by in Holidays, October 31st, 2013

Have a Homemade HalloweenWhether you’re hosting a full-fledged Halloween bash or whipping up a low-key celebration tonight, throw a party that’s just as much about the good food as the costumes. Let’s face it: in between nibbles of bite-size candy bars and fistfuls of candy corn, your guests — and kids — could use some real food, too. Go beyond the annual sugar binge and make homemade appetizers and treats with fall’s finest seasonal produce. These dishes will impress even the most discerning ghosts, vampires and witches.

Made with crunchy phyllo shells and roasted Kabocha squash, Food Network Star winner Damaris Phillips’ Squash Tartlets with Kale Pesto are perfect mouthfuls between bobbing for apples and pumpkin carving. Then, save one pumpkin from a chiseled, toothy grin: Food Network Magazine’s Pumpkin Queso Fundido roasts a hollowed pumpkin with bubbly, spicy cheese inside. Savored with tortilla chips, it’s one part appetizer and another part decoration.

As a seasonal rendition of the Mexican mainstay, Butternut Squash Tamales are wrapped up mummy-style in traditional cornhusks. Stuff these with a squash-based dough and a filling of raisins, olives and chipotle chiles, and peel them open in between trick-or-treaters.

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Fresh Pumpkin or Canned? 11 Healthy Recipes

by , October 31st, 2013

pumpkin bread
This time of year, everyone goes a little pumpkin crazy! Get in on the action with these healthy dishes, which call for either fresh pumpkin or canned (take your pick).

Fresh Pumpkin
It requires a little extra elbow grease to break down fresh pumpki...

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Reasons to Love Quince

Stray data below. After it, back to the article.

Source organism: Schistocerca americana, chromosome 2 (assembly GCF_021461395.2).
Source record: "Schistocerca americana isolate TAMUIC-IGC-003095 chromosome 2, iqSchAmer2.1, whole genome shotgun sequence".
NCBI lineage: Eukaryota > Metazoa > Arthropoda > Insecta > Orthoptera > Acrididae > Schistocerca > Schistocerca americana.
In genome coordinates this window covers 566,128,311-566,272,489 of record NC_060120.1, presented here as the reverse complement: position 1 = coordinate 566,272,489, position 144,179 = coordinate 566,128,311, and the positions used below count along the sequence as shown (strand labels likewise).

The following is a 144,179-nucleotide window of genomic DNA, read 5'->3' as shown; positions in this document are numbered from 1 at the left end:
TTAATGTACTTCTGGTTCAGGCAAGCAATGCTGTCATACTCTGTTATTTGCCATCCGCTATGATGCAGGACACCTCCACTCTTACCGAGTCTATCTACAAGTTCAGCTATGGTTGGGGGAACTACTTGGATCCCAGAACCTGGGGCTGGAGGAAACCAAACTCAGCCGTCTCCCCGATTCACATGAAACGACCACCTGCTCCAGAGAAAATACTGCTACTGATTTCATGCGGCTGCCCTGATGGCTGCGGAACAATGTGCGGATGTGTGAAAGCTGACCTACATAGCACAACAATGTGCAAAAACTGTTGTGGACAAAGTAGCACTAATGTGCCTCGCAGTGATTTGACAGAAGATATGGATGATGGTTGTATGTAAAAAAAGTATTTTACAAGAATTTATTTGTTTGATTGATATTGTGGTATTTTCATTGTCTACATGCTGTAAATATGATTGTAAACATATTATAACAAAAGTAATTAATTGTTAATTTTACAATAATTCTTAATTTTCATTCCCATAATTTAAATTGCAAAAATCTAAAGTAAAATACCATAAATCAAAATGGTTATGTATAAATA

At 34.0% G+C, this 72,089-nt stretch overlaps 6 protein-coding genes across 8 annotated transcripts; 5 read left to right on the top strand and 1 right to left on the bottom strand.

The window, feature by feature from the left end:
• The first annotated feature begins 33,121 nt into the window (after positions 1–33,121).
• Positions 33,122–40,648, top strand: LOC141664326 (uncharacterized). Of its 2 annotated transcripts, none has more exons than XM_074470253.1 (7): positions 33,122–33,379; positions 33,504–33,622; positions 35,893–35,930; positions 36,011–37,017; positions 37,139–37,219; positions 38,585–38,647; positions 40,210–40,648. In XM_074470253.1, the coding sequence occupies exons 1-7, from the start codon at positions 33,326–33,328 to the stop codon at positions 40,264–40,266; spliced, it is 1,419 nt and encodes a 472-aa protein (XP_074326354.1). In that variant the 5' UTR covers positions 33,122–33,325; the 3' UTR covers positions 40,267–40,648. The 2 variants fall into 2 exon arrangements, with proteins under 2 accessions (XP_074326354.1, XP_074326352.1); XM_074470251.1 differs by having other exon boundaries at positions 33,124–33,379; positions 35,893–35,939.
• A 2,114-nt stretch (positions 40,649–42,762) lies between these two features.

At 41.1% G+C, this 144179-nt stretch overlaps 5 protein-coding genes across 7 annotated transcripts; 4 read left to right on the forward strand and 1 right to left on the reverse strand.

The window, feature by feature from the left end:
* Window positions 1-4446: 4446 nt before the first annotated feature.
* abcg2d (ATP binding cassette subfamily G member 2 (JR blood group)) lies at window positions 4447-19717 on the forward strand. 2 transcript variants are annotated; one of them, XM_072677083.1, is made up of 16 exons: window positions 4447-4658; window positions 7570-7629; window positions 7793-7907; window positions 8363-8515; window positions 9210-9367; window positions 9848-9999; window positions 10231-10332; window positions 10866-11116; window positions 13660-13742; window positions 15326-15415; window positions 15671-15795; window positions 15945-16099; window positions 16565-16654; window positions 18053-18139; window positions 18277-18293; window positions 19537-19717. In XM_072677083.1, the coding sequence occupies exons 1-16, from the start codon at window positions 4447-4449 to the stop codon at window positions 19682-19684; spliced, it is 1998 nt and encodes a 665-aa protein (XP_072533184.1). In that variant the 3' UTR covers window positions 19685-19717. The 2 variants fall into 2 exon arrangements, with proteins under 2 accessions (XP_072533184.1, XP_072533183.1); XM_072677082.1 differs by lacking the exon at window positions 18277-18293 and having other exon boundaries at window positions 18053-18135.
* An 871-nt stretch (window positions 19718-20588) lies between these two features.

by in Recipes, October 31st, 2013

Reasons to Love QuinceIn The Botany of Desire, Michael Pollan posits that some plants beguile us into domesticating them. Apples, tulips, potatoes — they appeal, Michael claims, to fundamental human needs, and so we propagated them, ensuring their survival. They are ubiquitous now not by chance, but by design, both ours and theirs.

Quince, it seems, missed this evolutionary mandate. In fact, quince seems to have taken the opposite tack, stubbornly refusing to play nicely with modern cooks. Always pressed for time, if we cook at all, we’re unlikely to choose a fruit that cannot be eaten raw — it tastes like a mealy, sour apple. They can be difficult to peel, harder to cut and noncommittal about cooking times — 20 minutes one day, it seems, an hour another (yet mine, though slightly underripe, cooked pretty quickly).

But we genuinely think quince will indeed make you happy once you give it a try. We made our recipes as easy as possible. (Honestly, look at other recipes online. Once you tackle finding and prepping the quince, it demands very little in the way of special ingredients or fancy technique — stewing, baking, roasting, some sugar, some alcohol, maybe some spices.)

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Restaurant Revisited: Feathers Fly at Ducky’s Family Restaurant

by in Shows, October 30th, 2013

Robert IrvineFacing nearly $230,000 of debt, 33-year-old Ducky’s Family Restaurant in Kokomo, Ind., desperately needed Robert Irvine‘s help if the business was to have any chance at future success. Not long after Robert arrived, he realized that poor-quality canned food was among the largest issues plaguing Ducky’s, as was its drab interior decor akin, which Robert’s designer, Taniya Nayak, deemed “a cafeteria nightmare.” Together with Taniya and the rest of his Restaurant: Impossible team, Robert re-launched Ducky’s after two days of work on a $10,000 budget, and he helped owner Bill Duncan and Bill’s family learn essential skills for managing their family-run eatery. FN Dish caught up with Bill to find out how his business is doing a few months since the show filmed.